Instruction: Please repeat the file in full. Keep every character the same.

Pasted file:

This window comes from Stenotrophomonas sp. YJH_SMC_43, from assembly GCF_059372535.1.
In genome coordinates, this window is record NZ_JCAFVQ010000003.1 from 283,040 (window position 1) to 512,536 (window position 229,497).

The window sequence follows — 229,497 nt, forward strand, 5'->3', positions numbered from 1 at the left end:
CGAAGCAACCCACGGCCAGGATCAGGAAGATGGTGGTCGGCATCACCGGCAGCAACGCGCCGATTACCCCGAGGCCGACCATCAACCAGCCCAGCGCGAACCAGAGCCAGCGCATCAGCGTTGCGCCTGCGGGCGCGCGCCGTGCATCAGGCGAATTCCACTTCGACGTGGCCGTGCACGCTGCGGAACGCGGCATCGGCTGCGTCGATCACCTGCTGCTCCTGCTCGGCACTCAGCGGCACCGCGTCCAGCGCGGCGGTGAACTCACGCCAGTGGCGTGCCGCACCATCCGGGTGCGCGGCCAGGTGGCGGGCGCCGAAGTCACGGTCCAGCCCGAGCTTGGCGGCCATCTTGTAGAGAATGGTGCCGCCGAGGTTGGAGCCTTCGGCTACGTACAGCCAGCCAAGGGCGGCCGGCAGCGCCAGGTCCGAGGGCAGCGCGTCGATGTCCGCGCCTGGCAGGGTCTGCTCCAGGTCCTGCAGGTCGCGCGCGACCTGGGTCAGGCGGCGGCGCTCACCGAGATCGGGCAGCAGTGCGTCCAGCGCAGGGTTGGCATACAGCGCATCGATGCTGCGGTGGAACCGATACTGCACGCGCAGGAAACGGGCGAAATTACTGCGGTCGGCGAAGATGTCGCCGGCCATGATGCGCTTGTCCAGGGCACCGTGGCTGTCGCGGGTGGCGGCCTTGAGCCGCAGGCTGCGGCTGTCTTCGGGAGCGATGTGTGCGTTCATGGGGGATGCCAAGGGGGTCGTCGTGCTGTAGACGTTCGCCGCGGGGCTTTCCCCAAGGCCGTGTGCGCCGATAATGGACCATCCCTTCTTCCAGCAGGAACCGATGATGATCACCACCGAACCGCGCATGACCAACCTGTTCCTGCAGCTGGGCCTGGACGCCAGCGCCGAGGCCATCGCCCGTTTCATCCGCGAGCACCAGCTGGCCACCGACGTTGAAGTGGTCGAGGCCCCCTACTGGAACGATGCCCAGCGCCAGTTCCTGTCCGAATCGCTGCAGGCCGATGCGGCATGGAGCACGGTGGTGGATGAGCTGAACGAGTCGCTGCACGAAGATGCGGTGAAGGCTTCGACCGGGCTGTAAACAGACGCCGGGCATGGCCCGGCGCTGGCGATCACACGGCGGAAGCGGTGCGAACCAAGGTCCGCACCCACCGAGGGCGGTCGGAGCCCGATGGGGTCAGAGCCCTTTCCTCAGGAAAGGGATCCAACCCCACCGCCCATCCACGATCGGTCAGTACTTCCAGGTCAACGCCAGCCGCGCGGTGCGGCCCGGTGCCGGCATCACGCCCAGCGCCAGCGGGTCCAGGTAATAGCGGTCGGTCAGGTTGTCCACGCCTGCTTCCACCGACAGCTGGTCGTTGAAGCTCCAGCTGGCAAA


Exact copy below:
This window comes from Stenotrophomonas sp. YJH_SMC_43, from assembly GCF_059372535.1.
In genome coordinates, this window is record NZ_JCAFVQ010000003.1 from 283,040 (window position 1) to 512,536 (window position 229,497).

The window sequence follows — 229,497 nt, forward strand, 5'->3', positions numbered from 1 at the left end:
CGAAGCAACCCACGGCCAGGATCAGGAAGATGGTGGTCGGCATCACCGGCAGCAACGCGCCGATTACCCCGAGGCCGACCATCAACCAGCCCAGCGCGAACCAGAGCCAGCGCATCAGCGTTGCGCCTGCGGGCGCGCGCCGTGCATCAGGCGAATTCCACTTCGACGTGGCCGTGCACGCTGCGGAACGCGGCATCGGCTGCGTCGATCACCTGCTGCTCCTGCTCGGCACTCAGCGGCACCGCGTCCAGCGCGGCGGTGAACTCACGCCAGTGGCGTGCCGCACCATCCGGGTGCGCGGCCAGGTGGCGGGCGCCGAAGTCACGGTCCAGCCCGAGCTTGGCGGCCATCTTGTAGAGAATGGTGCCGCCGAGGTTGGAGCCTTCGGCTACGTACAGCCAGCCAAGGGCGGCCGGCAGCGCCAGGTCCGAGGGCAGCGCGTCGATGTCCGCGCCTGGCAGGGTCTGCTCCAGGTCCTGCAGGTCGCGCGCGACCTGGGTCAGGCGGCGGCGCTCACCGAGATCGGGCAGCAGTGCGTCCAGCGCAGGGTTGGCATACAGCGCATCGATGCTGCGGTGGAACCGATACTGCACGCGCAGGAAACGGGCGAAATTACTGCGGTCGGCGAAGATGTCGCCGGCCATGATGCGCTTGTCCAGGGCACCGTGGCTGTCGCGGGTGGCGGCCTTGAGCCGCAGGCTGCGGCTGTCTTCGGGAGCGATGTGTGCGTTCATGGGGGATGCCAAGGGGGTCGTCGTGCTGTAGACGTTCGCCGCGGGGCTTTCCCCAAGGCCGTGTGCGCCGATAATGGACCATCCCTTCTTCCAGCAGGAACCGATGATGATCACCACCGAACCGCGCATGACCAACCTGTTCCTGCAGCTGGGCCTGGACGCCAGCGCCGAGGCCATCGCCCGTTTCATCCGCGAGCACCAGCTGGCCACCGACGTTGAAGTGGTCGAGGCCCCCTACTGGAACGATGCCCAGCGCCAGTTCCTGTCCGAATCGCTGCAGGCCGATGCGGCATGGAGCACGGTGGTGGATGAGCTGAACGAGTCGCTGCACGAAGATGCGGTGAAGGCTTCGACCGGGCTGTAAACAGACGCCGGGCATGGCCCGGCGCTGGCGATCACACGGCGGAAGCGGTGCGAACCAAGGTCCGCACCCACCGAGGGCGGTCGGAGCCCGATGGGGTCAGAGCCCTTTCCTCAGGAAAGGGATCCAACCCCACCGCCCATCCACGATCGGTCAGTACTTCCAGGTCAACGCCAGCCGCGCGGTGCGGCCCGGTGCCGGCATCACGCCCAGCGCCAGCGGGTCCAGGTAATAGCGGTCGGTCAGGTTGTCCACGCCTGCTTCCACCGACAGCTGGTCGTTGAAGCTCCAGCTGGCAAA